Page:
Trump publicly seethed about Raffensperger after the November election, when the secretary of state refused to support Trump's false claims that Georgia's 16 electoral votes were stolen from him. Top Raffensperger aides had publicly rebuked the president's conspiracy theories, warning in early December that it would lead to potential violence.
The then-president aggressively pressured Raffensperger, including in an early January call when Trump told Raffensperger that he should "find" a specific number of votes so that he could reverse Joe Biden's victory in the state. The call has exposed Trump to potential legal consequences, with Georgia prosecutors investigating whether he improperly tried to influence the election results.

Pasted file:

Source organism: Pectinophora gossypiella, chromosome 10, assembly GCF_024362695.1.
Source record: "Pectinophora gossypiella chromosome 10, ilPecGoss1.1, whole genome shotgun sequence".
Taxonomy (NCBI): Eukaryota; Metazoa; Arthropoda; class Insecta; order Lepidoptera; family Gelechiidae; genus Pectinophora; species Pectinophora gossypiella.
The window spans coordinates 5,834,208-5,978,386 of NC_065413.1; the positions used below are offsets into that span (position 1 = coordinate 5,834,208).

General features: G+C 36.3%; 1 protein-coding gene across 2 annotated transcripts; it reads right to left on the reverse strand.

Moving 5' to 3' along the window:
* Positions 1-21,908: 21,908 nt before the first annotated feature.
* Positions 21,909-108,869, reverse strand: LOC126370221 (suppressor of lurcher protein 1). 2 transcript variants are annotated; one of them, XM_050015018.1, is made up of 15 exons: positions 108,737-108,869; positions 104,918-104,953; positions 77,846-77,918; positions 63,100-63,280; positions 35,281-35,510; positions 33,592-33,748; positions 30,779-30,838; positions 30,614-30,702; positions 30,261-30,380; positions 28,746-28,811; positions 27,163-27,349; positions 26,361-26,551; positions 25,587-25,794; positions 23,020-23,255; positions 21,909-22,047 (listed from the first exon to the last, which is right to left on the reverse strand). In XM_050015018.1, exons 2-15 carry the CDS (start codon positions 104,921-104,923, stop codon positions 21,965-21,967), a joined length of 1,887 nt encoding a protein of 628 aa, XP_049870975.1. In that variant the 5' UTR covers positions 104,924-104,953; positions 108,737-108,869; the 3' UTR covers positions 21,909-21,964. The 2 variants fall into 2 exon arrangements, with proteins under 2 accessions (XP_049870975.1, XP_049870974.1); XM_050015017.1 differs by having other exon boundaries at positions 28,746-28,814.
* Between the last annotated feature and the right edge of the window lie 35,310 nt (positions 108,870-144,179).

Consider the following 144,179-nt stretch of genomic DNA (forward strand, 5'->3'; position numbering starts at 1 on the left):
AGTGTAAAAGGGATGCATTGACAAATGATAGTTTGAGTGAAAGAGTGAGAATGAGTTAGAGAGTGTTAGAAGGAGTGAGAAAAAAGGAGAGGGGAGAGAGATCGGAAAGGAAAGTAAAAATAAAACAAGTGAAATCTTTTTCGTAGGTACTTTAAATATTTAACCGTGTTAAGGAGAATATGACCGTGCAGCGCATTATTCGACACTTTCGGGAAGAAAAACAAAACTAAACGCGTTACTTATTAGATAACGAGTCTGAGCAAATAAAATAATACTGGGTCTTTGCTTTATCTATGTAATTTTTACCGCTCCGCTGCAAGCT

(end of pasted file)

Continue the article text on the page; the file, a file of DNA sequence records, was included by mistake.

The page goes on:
Hice, who first won election to his east-central Georgia seat in 2014, is a staunch Trump ally who supported Trump's efforts to overturn the election. He derided the Democratic-led push to impeach Trump over his role in the Jan. 6 Capitol Hill riot as "bogus."